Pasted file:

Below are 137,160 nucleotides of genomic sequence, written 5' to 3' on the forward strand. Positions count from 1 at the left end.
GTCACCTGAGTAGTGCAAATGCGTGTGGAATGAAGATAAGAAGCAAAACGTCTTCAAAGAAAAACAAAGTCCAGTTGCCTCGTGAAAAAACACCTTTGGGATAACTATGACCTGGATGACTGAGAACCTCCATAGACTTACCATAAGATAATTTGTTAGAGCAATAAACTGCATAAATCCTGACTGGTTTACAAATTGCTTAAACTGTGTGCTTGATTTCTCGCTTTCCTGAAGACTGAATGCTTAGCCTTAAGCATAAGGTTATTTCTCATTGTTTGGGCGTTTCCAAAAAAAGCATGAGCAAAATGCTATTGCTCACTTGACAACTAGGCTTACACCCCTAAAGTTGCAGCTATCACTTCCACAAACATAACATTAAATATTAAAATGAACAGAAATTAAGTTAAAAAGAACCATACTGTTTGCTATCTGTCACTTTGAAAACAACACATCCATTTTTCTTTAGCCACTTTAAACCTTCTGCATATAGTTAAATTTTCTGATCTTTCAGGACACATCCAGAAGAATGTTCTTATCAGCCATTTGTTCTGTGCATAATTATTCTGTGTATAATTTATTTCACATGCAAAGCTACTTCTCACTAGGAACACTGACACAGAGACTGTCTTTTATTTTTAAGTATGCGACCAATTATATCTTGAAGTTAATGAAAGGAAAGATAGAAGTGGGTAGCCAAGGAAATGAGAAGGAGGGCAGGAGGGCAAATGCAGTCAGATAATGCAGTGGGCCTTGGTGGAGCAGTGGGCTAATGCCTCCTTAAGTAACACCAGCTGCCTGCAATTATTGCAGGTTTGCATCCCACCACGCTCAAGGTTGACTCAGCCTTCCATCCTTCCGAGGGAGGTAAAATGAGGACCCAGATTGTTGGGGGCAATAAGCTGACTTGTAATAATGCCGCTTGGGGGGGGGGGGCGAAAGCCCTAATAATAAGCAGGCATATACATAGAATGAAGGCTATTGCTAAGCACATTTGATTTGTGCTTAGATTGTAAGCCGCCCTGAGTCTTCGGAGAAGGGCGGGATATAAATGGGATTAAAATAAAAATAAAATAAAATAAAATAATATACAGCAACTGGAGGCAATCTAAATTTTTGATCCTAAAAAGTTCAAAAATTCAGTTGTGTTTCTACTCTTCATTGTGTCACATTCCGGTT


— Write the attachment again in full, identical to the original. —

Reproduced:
Below are 137,160 nucleotides of genomic sequence, written 5' to 3' on the forward strand. Positions count from 1 at the left end.
GTCACCTGAGTAGTGCAAATGCGTGTGGAATGAAGATAAGAAGCAAAACGTCTTCAAAGAAAAACAAAGTCCAGTTGCCTCGTGAAAAAACACCTTTGGGATAACTATGACCTGGATGACTGAGAACCTCCATAGACTTACCATAAGATAATTTGTTAGAGCAATAAACTGCATAAATCCTGACTGGTTTACAAATTGCTTAAACTGTGTGCTTGATTTCTCGCTTTCCTGAAGACTGAATGCTTAGCCTTAAGCATAAGGTTATTTCTCATTGTTTGGGCGTTTCCAAAAAAAGCATGAGCAAAATGCTATTGCTCACTTGACAACTAGGCTTACACCCCTAAAGTTGCAGCTATCACTTCCACAAACATAACATTAAATATTAAAATGAACAGAAATTAAGTTAAAAAGAACCATACTGTTTGCTATCTGTCACTTTGAAAACAACACATCCATTTTTCTTTAGCCACTTTAAACCTTCTGCATATAGTTAAATTTTCTGATCTTTCAGGACACATCCAGAAGAATGTTCTTATCAGCCATTTGTTCTGTGCATAATTATTCTGTGTATAATTTATTTCACATGCAAAGCTACTTCTCACTAGGAACACTGACACAGAGACTGTCTTTTATTTTTAAGTATGCGACCAATTATATCTTGAAGTTAATGAAAGGAAAGATAGAAGTGGGTAGCCAAGGAAATGAGAAGGAGGGCAGGAGGGCAAATGCAGTCAGATAATGCAGTGGGCCTTGGTGGAGCAGTGGGCTAATGCCTCCTTAAGTAACACCAGCTGCCTGCAATTATTGCAGGTTTGCATCCCACCACGCTCAAGGTTGACTCAGCCTTCCATCCTTCCGAGGGAGGTAAAATGAGGACCCAGATTGTTGGGGGCAATAAGCTGACTTGTAATAATGCCGCTTGGGGGGGGGGGGCGAAAGCCCTAATAATAAGCAGGCATATACATAGAATGAAGGCTATTGCTAAGCACATTTGATTTGTGCTTAGATTGTAAGCCGCCCTGAGTCTTCGGAGAAGGGCGGGATATAAATGGGATTAAAATAAAAATAAAATAAAATAAAATAATATACAGCAACTGGAGGCAATCTAAATTTTTGATCCTAAAAAGTTCAAAAATTCAGTTGTGTTTCTACTCTTCATTGTGTCACATTCCGGTT